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External Funding

Find External Funding Sources available for Social Sciences and the Humanities through the Federal Agencies, Private Foundations, and Industry. Check organization websites and search databases for current opportunities and information. Be sure to setup your PIVOT profile for customized searches.


 Get to Know Potential Funders

Before you submit a proposal learn about the agency or organization.  Check out these handy guides from agency websites and the excellent Know Your Agency Series by the University of Colorado Denver’s Office of Research Development and Education. You will find helpful information including an Overview, Specific Interests and Approach, and how the submission and review processes work, and more.

Understanding Federal Funding

  •’s  Federal Grant-Making Agencies for funding agencies and missions
  • New to how Federal Grants work? Check out Grants 101
  • TIP: sign up on funders' websites for email alerts announcing funding opportunities

How to Contact the Program Officer

  • First email your request with a short summary of your idea asking for a short call to pose your questions.
  • Formulate a short list of questions to ask beforehand such as, “Does my idea align with the program and division to which I plan to submit?” Most program officers willingly provide information and insight which enables you to produce a better proposal.
  • Before you call, learn the Do’s and Don’ts about how to contact program officers

National Endowment for the Humanities (NEH)

The NEH is the largest federal funder of university humanities researchers in the United States.  NEH grants typically go to cultural institutions, such as museums, archives, libraries, colleges, universities, public television, and radio stations, and to individual scholars. NEH’s funding programs are divided into seven divisions, each offering several grant opportunities.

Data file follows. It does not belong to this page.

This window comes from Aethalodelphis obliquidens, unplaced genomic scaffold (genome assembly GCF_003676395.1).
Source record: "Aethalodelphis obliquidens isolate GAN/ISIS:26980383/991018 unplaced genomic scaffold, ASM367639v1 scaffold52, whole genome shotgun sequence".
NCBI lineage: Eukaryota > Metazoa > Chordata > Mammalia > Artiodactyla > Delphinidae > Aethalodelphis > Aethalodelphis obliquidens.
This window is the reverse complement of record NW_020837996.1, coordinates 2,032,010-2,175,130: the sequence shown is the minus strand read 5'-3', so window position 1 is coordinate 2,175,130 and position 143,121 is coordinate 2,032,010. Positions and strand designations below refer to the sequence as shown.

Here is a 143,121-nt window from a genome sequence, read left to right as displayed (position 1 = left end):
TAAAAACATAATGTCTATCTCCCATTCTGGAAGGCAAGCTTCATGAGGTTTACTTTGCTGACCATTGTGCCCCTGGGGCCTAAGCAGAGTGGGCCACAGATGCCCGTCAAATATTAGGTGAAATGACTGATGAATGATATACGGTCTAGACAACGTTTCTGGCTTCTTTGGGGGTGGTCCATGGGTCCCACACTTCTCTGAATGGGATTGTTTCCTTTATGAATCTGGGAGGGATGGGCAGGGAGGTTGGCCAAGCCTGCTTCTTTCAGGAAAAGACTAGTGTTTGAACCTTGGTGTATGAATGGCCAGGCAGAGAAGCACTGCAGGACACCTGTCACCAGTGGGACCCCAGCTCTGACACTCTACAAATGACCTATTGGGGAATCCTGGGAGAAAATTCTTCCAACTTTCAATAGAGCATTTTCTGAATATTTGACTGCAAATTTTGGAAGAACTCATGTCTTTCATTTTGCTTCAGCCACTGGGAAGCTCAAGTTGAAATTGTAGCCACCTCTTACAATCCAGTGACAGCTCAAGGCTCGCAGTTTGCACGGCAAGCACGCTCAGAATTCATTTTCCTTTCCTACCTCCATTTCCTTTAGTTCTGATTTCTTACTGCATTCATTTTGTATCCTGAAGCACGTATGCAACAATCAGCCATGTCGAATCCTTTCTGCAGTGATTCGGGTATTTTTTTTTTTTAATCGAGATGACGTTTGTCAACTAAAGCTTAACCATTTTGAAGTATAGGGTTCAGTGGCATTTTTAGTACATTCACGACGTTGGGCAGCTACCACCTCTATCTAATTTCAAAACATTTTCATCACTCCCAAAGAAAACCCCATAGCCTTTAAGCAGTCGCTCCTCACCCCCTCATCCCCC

NEH Grants Specific Interest:

  • strengthen teaching and learning in schools and colleges
  • facilitate research and original scholarship
  • provide opportunities for lifelong learning
  • preserve and provide access to cultural and educational resources
  • strengthen the institutional base of the humanities

National Science Foundation (NSF)

NSF is an independent federal agency that funds ~24% of all federally supported basic research, and is the major source of federal fund for social sciences at U.S. colleges and universities.  Its mission is to promote the progress of science; to advance the national health, prosperity and welfare, and to secure national defense. It does not support the medical sciences.  NSF is divided into 7 directorates that support science and engineering research and education: Biological Sciences, Computer and Information Science and Engineering, Engineering, Geosciences, Mathematical and Physical Sciences, Social, Behavioral and Economic Sciences (SBE), and Education and Human Resources.

About NSF

Finding Funding: Identify the NSF program(s) that best fit you research

Department of Defense (DoD)

The Department of Defense support research grants through its multiple agencies. DoD’s main research and engineering websites: & have links to various agencies. Of particular interest to Social Scientists is the Minerva Initiative and to Psychology researchers is CDMRP, detailed below.

  • Find any government agency grant, including DoD, via the website.

Know Your Agency
Air Force Office of Scientific Research (AFOSR)
Army Research Office (ARO)
Office of Naval Research (ONR)